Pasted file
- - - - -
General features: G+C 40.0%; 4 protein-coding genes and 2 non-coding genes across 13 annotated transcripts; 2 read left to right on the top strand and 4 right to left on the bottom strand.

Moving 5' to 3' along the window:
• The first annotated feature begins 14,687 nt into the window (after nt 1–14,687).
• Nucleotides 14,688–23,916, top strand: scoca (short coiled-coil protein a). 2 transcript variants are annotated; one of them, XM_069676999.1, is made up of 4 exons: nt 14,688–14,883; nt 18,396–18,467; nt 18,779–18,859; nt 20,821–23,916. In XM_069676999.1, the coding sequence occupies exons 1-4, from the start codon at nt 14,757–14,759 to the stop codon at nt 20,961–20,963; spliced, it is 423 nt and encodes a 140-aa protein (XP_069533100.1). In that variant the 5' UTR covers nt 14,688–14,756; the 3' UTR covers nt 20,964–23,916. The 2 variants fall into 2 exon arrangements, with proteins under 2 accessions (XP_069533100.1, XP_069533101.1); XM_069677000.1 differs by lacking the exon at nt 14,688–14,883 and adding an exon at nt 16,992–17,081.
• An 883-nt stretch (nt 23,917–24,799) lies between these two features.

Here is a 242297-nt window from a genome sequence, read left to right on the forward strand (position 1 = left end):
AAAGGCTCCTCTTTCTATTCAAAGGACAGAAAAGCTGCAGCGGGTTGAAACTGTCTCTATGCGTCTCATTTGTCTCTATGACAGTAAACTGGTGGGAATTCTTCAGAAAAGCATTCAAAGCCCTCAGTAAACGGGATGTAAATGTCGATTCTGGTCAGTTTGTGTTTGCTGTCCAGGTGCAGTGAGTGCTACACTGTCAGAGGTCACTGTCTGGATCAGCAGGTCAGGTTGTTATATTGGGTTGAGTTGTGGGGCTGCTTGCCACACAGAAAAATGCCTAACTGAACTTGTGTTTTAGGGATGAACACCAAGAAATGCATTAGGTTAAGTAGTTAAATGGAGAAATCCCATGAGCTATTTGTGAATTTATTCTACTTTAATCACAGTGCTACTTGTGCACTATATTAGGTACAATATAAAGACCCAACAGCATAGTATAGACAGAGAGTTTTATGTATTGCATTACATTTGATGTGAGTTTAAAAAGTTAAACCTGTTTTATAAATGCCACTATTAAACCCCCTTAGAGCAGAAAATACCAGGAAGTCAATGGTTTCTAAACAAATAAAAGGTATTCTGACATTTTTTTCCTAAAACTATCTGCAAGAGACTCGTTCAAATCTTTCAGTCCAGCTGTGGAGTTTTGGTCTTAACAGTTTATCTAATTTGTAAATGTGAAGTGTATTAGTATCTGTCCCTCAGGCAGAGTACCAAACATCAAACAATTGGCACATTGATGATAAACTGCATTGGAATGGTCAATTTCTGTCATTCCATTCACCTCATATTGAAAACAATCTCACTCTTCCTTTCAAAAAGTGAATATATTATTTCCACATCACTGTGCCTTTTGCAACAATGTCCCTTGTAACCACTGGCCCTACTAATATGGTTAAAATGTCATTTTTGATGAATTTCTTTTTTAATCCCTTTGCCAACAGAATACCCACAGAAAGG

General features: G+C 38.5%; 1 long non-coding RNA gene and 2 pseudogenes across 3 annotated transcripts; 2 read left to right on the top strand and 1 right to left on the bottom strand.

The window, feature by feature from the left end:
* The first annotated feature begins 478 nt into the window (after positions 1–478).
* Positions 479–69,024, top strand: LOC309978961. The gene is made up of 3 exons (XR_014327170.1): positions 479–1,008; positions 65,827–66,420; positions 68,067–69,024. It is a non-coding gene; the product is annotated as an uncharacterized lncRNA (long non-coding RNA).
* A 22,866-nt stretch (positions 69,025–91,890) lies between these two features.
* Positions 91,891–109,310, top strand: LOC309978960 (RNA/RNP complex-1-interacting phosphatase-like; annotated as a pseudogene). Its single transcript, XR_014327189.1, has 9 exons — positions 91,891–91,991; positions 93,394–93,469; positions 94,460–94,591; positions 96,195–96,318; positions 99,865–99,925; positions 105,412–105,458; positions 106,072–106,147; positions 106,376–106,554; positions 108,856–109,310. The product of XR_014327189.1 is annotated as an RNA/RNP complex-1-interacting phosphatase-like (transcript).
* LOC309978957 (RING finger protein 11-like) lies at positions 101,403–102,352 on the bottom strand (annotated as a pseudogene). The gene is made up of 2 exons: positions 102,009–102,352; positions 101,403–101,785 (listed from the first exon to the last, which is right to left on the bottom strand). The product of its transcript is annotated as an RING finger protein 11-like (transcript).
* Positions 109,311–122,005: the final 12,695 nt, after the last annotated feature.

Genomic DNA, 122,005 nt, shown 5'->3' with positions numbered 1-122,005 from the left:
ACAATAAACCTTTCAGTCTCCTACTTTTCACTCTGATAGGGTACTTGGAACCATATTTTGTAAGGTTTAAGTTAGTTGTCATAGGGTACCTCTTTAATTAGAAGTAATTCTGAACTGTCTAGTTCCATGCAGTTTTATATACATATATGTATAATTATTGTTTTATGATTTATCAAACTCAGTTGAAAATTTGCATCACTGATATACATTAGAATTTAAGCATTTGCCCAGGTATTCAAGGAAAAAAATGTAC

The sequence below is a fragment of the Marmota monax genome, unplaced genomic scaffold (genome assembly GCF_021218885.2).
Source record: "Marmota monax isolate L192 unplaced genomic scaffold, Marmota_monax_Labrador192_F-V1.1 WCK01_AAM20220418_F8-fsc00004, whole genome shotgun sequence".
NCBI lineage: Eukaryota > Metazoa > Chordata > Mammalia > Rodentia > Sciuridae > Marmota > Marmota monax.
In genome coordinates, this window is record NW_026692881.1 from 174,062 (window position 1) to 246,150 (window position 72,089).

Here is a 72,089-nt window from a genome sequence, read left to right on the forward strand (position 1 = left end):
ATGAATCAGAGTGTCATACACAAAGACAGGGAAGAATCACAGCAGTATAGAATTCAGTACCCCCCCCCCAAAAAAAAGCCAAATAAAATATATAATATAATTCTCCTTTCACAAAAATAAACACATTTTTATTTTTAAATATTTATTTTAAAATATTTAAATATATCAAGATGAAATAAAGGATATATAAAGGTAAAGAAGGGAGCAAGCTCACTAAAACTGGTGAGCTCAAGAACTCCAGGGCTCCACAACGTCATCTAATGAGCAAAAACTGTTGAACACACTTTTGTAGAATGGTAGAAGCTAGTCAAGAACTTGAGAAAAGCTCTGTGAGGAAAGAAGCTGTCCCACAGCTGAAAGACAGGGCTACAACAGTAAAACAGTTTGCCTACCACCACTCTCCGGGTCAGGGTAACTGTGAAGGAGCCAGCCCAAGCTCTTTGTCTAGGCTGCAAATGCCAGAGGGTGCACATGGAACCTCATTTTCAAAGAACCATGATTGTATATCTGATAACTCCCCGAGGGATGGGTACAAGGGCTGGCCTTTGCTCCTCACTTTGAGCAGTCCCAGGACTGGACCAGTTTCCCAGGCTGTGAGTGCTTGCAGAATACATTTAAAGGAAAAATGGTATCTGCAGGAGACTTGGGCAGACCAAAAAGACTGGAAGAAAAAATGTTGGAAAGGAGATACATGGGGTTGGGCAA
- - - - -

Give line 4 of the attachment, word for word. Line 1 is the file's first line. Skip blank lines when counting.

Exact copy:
• Nucleotides 14,688–23,916, top strand: scoca (short coiled-coil protein a). 2 transcript variants are annotated; one of them, XM_069676999.1, is made up of 4 exons: nt 14,688–14,883; nt 18,396–18,467; nt 18,779–18,859; nt 20,821–23,916. In XM_069676999.1, the coding sequence occupies exons 1-4, from the start codon at nt 14,757–14,759 to the stop codon at nt 20,961–20,963; spliced, it is 423 nt and encodes a 140-aa protein (XP_069533100.1). In that variant the 5' UTR covers nt 14,688–14,756; the 3' UTR covers nt 20,964–23,916. The 2 variants fall into 2 exon arrangements, with proteins under 2 accessions (XP_069533100.1, XP_069533101.1); XM_069677000.1 differs by lacking the exon at nt 14,688–14,883 and adding an exon at nt 16,992–17,081.